Narrowband Market Review

  • Start: 01 December 2016
  • Status: Open
  • End: 28 February 2017

Consultation on the proposed markets, market power determinations and remedies for wholesale call termination, wholesale call origination and wholesale narrowband access markets.

About this document

The Narrowband Market Review 2017 covers five wholesale markets that underpin the delivery of retail fixed voice telephone services in the UK. The outcomes from this review are designed to promote competition and further the interests of residential and business customers.

We are reviewing three access markets: wholesale fixed analogue exchange lines (the standard fixed lines used by residential and business customers) and two markets that enable the delivery of digital telephone services to businesses to support applications such as call centre operations. The two digital exchange line markets are ISDN30 and ISDN2. In addition, we are reviewing wholesale call origination – a complementary service to the provision of analogue and digital exchange lines, which enables end customers to make calls over those lines.

This review also includes wholesale call termination, a connection service provided by a fixed telecoms provider when their customer receives a call. If customers call a UK geographic number (a number starting 01 or 02), their provider pays the terminating provider a wholesale charge, called a fixed termination rate.

This consultation considers the level of competition in each of these five wholesale markets. Where competition is not working effectively, we propose regulation that should apply for the period 1 October 2017 to 30 September 2020.

We will take all responses to this consultation into account before reaching our final conclusions, which we plan to publish in a statement in September 2017.

Narrowband Market Review PDF, 4.4 MB

Narrowband market review: Annexes PDF, 1.7 MB

12 January 2017

Purpose of this document

This document sets out clarifications to the consultation document on the Narrowband Market Review published on 1 December 2016 (the “Consultation”), which can be found at: https://www.ofcom.org.uk/__data/assets/pdf_file/0016/95011/Narrowband-Market-Review.pdf

This note supplements the Consultation, and the Consultation should be read accordingly.

Clarifications

Following publication of the Consultation, BT raised  concerns with us about the value we had calculated for its current average wholesale call termination (WCT) charge. The charge published in the Consultation was  0.029ppm and was used in our estimation of the financial impact of our proposals, our arguments around the use of a glide path, and the relevant draft condition (draft Condition 5C). BT stated that, by its own calculations, this should instead be 0.035ppm.  

We have investigated this issue further with BT and have determined that the discrepancy is caused by differences in the volume mix (the  relative volumes of day, evening and weekend calls) assumed in the calculations. Using the most recent available data regarding the volume mix, we agree with BT that its average charge during the lacuna period is 0.035ppm in 2015/16 prices. [1] The Consultation should therefore be read with this value replacing the published value of 0.029ppm.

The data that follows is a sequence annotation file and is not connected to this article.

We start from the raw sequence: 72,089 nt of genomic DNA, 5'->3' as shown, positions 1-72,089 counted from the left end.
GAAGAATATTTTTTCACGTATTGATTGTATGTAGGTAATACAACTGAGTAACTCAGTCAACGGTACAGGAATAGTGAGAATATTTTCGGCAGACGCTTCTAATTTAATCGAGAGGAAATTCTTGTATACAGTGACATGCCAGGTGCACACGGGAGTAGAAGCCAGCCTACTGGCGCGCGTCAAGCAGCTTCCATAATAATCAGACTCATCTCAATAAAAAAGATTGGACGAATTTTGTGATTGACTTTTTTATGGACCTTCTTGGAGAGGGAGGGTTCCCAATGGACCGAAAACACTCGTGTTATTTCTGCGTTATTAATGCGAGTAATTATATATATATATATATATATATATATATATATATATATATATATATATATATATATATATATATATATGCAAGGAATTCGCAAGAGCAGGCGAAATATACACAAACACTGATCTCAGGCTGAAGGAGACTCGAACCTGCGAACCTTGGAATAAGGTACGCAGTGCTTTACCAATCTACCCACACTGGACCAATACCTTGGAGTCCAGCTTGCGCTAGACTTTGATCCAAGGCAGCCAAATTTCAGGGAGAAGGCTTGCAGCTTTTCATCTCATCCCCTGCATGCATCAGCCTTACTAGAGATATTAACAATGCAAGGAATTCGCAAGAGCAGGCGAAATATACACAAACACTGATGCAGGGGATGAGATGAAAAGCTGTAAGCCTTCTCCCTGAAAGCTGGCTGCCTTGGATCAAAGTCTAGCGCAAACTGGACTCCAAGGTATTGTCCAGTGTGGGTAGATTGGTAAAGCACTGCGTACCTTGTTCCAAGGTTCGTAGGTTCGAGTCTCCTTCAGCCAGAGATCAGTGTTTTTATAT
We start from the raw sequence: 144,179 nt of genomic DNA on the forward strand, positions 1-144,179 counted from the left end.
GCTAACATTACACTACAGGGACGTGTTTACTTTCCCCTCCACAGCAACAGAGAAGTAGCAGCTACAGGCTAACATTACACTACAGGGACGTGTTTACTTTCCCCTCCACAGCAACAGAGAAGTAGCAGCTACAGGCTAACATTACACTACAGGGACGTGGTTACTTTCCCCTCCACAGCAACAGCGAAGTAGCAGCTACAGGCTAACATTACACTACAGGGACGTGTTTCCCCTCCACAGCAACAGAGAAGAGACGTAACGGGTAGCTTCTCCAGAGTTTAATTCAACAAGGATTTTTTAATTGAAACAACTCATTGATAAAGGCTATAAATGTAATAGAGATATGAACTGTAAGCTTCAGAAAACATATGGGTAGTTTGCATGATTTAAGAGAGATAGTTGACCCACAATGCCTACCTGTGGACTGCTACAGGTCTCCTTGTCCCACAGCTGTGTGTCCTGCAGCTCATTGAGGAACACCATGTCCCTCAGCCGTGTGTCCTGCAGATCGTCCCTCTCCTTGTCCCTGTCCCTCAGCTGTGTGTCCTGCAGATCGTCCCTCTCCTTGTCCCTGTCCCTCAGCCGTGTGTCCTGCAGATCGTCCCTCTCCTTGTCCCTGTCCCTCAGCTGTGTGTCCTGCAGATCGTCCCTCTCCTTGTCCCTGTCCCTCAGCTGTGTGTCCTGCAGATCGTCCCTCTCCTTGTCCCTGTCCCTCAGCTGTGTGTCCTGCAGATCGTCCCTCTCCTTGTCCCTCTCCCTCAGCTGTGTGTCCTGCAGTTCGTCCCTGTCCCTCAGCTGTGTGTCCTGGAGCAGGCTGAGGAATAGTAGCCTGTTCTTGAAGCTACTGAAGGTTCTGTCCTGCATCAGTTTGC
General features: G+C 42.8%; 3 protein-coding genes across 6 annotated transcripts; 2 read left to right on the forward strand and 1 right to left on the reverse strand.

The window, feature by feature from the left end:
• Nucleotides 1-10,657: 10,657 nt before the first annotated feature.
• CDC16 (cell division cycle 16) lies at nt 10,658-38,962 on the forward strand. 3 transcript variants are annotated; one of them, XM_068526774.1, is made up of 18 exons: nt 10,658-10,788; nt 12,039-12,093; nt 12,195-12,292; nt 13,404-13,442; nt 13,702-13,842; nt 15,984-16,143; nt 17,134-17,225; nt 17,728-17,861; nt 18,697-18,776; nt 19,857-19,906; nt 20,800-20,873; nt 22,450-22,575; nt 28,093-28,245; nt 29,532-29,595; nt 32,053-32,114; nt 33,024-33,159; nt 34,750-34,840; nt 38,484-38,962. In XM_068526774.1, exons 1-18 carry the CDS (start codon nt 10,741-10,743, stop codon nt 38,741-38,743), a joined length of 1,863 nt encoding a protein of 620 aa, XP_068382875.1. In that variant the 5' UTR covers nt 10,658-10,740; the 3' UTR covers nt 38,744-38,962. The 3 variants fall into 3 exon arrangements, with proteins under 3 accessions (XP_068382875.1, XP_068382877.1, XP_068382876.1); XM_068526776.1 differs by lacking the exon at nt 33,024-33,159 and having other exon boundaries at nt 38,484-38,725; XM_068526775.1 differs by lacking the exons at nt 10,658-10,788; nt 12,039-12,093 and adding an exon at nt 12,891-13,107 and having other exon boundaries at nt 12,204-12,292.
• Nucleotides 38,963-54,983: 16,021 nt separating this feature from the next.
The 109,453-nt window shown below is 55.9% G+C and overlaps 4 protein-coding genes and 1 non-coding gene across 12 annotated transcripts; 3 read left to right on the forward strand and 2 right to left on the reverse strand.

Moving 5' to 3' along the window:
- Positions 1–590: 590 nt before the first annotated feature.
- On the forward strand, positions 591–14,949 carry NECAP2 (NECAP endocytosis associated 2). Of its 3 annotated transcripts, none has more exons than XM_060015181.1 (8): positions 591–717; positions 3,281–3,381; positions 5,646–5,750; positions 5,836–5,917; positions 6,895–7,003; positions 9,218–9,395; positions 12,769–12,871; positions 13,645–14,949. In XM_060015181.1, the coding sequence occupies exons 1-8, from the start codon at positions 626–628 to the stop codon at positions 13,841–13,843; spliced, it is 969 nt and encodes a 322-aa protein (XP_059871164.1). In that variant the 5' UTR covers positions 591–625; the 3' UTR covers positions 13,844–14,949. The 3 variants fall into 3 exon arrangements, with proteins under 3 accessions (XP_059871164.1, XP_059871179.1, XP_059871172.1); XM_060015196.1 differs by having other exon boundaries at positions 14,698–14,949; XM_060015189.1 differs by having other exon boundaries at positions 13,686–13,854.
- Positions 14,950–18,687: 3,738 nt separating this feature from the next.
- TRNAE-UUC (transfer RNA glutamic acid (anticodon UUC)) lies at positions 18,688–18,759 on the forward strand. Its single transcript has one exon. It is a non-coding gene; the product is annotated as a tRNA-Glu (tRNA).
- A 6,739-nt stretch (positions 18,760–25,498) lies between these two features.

This issue affects three distinct parts of the Consultation:

  • In paragraphs 1.45 and A8.100 of the Consultation we calculated the overall reduction in industry revenues as a result of the proposed charge control as £7.7m over three years across all communications providers (CPs), or around 8p per year per line on average. Using a current average charge of 0.035ppm in this analysis results in a reduction of revenues of £14.5m over the review period, or around 14p per year per line on average.
  • In paragraphs 15.13-15.15 of the Consultation, we presented our assessment of whether a glide path or a one-off adjustment would be more appropriate to set the WCT charge control. This assessment referenced a current average charge of 0.029ppm as the starting point when we considered the glide path option. While starting from a charge of 0.035ppm would result in a  larger difference between the two options, we still consider that the difference is small in absolute terms and is insufficient to alter our proposal that a reduction to LRIC in the first year of the control is appropriate.  
  • In draft condition 5C.1 of Schedule 1 within Annex 6 of the Consultation, we proposed to require that BT’s revenue-weighted average charge for WCT should not exceed 0.029ppm during the period from 1 October 2017 to 30 November 2017. This should be read as not exceeding 0.035ppm.

[1]This is based on the average charge in the 2015/16 charge control year (in accordance with BT’s voluntary pricing commitment, see https://www.ofcom.org.uk/phones-telecoms-and-internet/information-for-industry/telecoms-competition-regulation/narrowband-broadband-fixed) and volumes in the 2015/16 financial year.


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